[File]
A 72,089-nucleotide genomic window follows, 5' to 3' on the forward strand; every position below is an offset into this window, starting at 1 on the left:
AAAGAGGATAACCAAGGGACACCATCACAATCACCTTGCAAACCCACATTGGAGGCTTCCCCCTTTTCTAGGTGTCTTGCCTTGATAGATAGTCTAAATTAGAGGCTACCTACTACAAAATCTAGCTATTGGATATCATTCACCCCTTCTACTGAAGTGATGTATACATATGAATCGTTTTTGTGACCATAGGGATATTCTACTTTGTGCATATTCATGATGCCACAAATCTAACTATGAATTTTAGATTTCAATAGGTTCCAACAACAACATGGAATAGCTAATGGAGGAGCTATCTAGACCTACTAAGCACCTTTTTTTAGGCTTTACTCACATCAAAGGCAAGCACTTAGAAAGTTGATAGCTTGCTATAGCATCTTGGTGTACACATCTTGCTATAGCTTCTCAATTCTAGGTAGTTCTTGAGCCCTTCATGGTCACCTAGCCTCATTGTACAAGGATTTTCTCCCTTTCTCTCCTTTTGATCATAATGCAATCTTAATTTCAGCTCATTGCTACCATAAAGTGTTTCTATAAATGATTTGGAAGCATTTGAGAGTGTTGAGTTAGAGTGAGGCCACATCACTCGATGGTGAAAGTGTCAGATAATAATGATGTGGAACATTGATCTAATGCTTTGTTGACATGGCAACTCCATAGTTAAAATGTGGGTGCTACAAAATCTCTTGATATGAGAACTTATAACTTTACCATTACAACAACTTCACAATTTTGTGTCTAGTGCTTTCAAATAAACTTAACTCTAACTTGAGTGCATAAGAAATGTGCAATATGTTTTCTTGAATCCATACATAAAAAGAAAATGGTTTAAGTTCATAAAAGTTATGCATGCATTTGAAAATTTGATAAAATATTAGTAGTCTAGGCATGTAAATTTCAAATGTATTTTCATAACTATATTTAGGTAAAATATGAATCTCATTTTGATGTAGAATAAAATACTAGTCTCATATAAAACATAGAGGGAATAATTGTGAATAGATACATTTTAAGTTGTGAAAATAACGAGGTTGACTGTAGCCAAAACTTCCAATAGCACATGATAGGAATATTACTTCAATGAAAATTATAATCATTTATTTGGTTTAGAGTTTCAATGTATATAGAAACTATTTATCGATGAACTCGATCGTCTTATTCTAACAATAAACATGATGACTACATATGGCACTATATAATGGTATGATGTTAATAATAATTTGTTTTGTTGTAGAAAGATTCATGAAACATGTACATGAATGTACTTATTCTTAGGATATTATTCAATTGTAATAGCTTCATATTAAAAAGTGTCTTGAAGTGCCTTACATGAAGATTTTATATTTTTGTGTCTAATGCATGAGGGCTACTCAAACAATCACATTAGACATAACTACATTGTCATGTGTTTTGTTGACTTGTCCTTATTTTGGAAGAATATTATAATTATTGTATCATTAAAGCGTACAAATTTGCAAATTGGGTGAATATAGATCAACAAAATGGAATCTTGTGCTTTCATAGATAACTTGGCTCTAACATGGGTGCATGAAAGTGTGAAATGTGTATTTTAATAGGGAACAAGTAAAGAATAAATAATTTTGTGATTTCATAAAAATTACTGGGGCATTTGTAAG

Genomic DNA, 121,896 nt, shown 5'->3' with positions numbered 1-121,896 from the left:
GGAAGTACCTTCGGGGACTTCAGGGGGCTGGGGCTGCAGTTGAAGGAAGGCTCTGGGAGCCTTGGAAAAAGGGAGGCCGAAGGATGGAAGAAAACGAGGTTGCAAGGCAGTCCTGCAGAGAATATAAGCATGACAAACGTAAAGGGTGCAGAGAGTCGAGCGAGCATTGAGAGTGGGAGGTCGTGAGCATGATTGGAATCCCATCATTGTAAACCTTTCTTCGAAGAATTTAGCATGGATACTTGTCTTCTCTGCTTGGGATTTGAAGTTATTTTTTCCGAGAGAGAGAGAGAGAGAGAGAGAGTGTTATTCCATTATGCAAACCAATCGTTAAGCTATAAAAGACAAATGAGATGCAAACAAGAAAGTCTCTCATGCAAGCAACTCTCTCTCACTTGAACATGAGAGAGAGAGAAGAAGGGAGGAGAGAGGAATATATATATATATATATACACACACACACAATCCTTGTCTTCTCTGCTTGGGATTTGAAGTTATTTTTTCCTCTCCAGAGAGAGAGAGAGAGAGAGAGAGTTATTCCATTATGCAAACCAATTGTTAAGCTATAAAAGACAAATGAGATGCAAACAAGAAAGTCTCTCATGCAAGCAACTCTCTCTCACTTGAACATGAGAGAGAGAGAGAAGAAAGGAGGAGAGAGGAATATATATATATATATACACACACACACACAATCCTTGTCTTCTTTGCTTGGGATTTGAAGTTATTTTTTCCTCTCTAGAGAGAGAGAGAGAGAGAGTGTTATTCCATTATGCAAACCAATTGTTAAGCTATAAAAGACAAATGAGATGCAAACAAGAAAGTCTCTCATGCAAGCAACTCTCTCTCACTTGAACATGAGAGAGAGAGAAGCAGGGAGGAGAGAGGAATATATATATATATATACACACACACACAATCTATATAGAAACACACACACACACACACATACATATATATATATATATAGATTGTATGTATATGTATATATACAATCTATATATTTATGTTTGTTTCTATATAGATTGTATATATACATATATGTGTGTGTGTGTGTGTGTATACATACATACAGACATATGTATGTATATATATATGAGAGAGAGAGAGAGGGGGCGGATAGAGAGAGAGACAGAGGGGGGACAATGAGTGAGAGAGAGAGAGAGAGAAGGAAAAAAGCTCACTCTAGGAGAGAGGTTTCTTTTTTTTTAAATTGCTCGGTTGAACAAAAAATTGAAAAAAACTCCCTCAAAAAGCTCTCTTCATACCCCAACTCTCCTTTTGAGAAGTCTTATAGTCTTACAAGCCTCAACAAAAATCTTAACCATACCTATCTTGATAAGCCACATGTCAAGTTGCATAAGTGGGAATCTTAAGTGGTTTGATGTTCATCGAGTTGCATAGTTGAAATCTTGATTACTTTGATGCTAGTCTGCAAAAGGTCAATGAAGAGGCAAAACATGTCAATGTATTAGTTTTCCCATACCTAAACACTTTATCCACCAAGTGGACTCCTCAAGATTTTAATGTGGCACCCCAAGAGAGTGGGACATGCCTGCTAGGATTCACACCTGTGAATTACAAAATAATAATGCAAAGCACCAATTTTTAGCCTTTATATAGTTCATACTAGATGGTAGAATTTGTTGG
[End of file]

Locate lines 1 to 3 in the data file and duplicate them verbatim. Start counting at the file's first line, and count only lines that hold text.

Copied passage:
A 72,089-nucleotide genomic window follows, 5' to 3' on the forward strand; every position below is an offset into this window, starting at 1 on the left:
AAAGAGGATAACCAAGGGACACCATCACAATCACCTTGCAAACCCACATTGGAGGCTTCCCCCTTTTCTAGGTGTCTTGCCTTGATAGATAGTCTAAATTAGAGGCTACCTACTACAAAATCTAGCTATTGGATATCATTCACCCCTTCTACTGAAGTGATGTATACATATGAATCGTTTTTGTGACCATAGGGATATTCTACTTTGTGCATATTCATGATGCCACAAATCTAACTATGAATTTTAGATTTCAATAGGTTCCAACAACAACATGGAATAGCTAATGGAGGAGCTATCTAGACCTACTAAGCACCTTTTTTTAGGCTTTACTCACATCAAAGGCAAGCACTTAGAAAGTTGATAGCTTGCTATAGCATCTTGGTGTACACATCTTGCTATAGCTTCTCAATTCTAGGTAGTTCTTGAGCCCTTCATGGTCACCTAGCCTCATTGTACAAGGATTTTCTCCCTTTCTCTCCTTTTGATCATAATGCAATCTTAATTTCAGCTCATTGCTACCATAAAGTGTTTCTATAAATGATTTGGAAGCATTTGAGAGTGTTGAGTTAGAGTGAGGCCACATCACTCGATGGTGAAAGTGTCAGATAATAATGATGTGGAACATTGATCTAATGCTTTGTTGACATGGCAACTCCATAGTTAAAATGTGGGTGCTACAAAATCTCTTGATATGAGAACTTATAACTTTACCATTACAACAACTTCACAATTTTGTGTCTAGTGCTTTCAAATAAACTTAACTCTAACTTGAGTGCATAAGAAATGTGCAATATGTTTTCTTGAATCCATACATAAAAAGAAAATGGTTTAAGTTCATAAAAGTTATGCATGCATTTGAAAATTTGATAAAATATTAGTAGTCTAGGCATGTAAATTTCAAATGTATTTTCATAACTATATTTAGGTAAAATATGAATCTCATTTTGATGTAGAATAAAATACTAGTCTCATATAAAACATAGAGGGAATAATTGTGAATAGATACATTTTAAGTTGTGAAAATAACGAGGTTGACTGTAGCCAAAACTTCCAATAGCACATGATAGGAATATTACTTCAATGAAAATTATAATCATTTATTTGGTTTAGAGTTTCAATGTATATAGAAACTATTTATCGATGAACTCGATCGTCTTATTCTAACAATAAACATGATGACTACATATGGCACTATATAATGGTATGATGTTAATAATAATTTGTTTTGTTGTAGAAAGATTCATGAAACATGTACATGAATGTACTTATTCTTAGGATATTATTCAATTGTAATAGCTTCATATTAAAAAGTGTCTTGAAGTGCCTTACATGAAGATTTTATATTTTTGTGTCTAATGCATGAGGGCTACTCAAACAATCACATTAGACATAACTACATTGTCATGTGTTTTGTTGACTTGTCCTTATTTTGGAAGAATATTATAATTATTGTATCATTAAAGCGTACAAATTTGCAAATTGGGTGAATATAGATCAACAAAATGGAATCTTGTGCTTTCATAGATAACTTGGCTCTAACATGGGTGCATGAAAGTGTGAAATGTGTATTTTAATAGGGAACAAGTAAAGAATAAATAATTTTGTGATTTCATAAAAATTACTGGGGCATTTGTAAG

Genomic DNA, 121,896 nt, shown 5'->3' with positions numbered 1-121,896 from the left: